Parental Monitoring and Adolescent Alcohol Risk in a Clinic Population
Abstract:Objective: To assess the association between parental monitoring and adolescent alcohol risk. Methods: Adolescent managed-care patients completed a survey of their involvement with alcohol and their perceptions of monitoring and other forms of parental influence. Results: Frequent monitoring was associated with less likelihood that adolescents had engaged in a variety of alcohol-risk behaviors or had been in a variety of risk situations. Choosing to share alcohol-related concerns with other adults and placing importance on parents' opinions were not as consistently related to alcohol risk. Conclusion: The need to enhance parental monitoring as a proactive protective parental response is indicated.
Document Type: Research Article
Affiliations: 1: Laboratory for Health Behavior Assessment and Intervention, University of Maryland, College Park, MD. 2: Department of Public and Community Health, Director, Laboratory for Health Behavior Assessment and Intervention, University of Maryland, College Park, MD.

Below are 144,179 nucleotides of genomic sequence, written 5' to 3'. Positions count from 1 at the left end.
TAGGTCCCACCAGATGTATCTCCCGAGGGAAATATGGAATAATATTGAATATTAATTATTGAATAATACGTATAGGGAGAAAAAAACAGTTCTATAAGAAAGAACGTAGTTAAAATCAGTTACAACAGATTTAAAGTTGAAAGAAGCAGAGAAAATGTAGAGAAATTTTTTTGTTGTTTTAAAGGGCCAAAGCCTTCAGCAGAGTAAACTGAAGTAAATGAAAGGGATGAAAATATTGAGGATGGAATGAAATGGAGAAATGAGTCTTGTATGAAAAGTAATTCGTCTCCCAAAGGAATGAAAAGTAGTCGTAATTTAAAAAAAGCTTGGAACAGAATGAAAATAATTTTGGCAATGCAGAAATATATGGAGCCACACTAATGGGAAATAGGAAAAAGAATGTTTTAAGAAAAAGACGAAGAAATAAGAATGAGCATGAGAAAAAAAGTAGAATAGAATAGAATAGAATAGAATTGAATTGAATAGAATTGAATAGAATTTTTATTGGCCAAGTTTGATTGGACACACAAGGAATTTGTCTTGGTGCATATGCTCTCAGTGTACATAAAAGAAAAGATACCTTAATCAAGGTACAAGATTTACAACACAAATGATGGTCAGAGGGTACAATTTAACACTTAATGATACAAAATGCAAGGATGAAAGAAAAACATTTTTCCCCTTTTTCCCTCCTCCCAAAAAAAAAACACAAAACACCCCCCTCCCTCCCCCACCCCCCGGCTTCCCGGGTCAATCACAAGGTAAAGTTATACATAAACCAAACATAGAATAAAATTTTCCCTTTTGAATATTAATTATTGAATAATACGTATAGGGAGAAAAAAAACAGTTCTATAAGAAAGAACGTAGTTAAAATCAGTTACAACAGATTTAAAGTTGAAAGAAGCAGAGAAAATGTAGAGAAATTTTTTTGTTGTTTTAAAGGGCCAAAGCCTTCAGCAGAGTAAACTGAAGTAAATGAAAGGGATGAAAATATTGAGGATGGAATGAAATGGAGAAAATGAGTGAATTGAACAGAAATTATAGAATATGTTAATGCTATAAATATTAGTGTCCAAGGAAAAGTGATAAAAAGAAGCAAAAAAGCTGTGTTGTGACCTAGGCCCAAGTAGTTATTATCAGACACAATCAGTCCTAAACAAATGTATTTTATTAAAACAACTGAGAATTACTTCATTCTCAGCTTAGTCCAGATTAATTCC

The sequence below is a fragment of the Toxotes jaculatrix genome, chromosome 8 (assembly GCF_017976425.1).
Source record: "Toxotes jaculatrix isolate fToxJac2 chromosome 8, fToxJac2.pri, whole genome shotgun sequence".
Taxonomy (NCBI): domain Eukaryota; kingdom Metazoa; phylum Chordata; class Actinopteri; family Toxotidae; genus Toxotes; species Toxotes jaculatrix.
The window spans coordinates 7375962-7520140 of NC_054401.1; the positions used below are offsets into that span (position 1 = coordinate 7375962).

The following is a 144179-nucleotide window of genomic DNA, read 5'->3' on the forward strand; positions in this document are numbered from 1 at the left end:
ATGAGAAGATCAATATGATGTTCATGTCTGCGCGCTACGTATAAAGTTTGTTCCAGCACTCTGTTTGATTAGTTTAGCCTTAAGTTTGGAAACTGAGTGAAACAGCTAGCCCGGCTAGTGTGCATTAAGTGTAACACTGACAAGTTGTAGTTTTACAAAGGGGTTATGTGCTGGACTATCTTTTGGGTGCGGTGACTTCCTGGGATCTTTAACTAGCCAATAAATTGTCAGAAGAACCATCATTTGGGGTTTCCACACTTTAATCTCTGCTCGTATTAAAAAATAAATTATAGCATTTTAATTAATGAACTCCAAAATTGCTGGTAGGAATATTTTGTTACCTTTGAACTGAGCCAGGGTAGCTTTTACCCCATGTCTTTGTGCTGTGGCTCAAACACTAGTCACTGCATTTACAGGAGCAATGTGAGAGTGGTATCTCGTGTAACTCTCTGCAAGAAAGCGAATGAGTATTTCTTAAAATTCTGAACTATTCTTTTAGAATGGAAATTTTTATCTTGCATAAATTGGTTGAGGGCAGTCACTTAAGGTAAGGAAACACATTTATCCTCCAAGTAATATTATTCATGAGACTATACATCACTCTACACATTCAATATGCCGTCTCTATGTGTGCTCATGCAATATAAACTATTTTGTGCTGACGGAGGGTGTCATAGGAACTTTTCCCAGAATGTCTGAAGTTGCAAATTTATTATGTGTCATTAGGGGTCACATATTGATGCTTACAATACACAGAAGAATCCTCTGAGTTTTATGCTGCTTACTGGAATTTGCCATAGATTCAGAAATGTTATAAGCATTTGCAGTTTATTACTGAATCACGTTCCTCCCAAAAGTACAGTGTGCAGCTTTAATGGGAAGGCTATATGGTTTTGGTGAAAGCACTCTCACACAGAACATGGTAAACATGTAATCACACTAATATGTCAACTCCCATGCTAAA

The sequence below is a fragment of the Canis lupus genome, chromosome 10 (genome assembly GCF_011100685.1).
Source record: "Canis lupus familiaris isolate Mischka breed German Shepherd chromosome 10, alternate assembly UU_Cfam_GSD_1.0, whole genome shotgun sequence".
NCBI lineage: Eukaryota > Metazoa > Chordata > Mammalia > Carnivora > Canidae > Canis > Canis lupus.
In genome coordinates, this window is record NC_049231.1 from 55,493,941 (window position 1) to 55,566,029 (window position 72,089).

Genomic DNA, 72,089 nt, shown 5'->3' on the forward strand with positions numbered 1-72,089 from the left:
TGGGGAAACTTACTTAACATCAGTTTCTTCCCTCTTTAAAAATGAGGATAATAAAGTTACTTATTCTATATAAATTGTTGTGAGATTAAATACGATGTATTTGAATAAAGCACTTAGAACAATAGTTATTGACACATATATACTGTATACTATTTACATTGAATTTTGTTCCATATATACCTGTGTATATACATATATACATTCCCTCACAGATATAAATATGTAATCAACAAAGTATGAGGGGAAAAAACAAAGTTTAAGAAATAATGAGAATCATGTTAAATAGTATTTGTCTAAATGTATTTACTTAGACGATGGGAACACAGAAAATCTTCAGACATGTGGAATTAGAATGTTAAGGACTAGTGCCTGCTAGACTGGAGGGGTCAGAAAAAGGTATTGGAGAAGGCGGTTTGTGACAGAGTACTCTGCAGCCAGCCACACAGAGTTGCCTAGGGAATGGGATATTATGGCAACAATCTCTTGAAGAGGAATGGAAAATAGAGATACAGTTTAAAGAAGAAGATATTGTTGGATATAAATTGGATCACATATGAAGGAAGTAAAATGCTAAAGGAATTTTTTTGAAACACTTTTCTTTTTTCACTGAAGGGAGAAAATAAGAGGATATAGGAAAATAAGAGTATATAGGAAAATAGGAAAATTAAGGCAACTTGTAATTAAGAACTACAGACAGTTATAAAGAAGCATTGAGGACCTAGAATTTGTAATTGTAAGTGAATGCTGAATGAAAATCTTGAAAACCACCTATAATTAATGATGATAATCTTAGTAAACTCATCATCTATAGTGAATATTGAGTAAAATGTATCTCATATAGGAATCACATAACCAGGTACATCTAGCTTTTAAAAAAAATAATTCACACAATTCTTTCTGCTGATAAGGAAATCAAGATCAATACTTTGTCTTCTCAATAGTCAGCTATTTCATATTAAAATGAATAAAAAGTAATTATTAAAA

Publication date: March 1, 2003
The American Journal of Health Behavior seeks to improve the quality of life through multidisciplinary health efforts in fostering a better understanding of the multidimensional nature of both individuals and social systems as they relate to health behaviors.
The Journal aims to provide a comprehensive understanding of the impact of personal attributes, personality characteristics, behavior patterns, social structure, and processes on health maintenance, health restoration, and health improvement; to disseminate knowledge of holistic, multidisciplinary approaches to designing and implementing effective health programs; and to showcase health behavior analysis skills that have been proven to affect health improvement and recovery.
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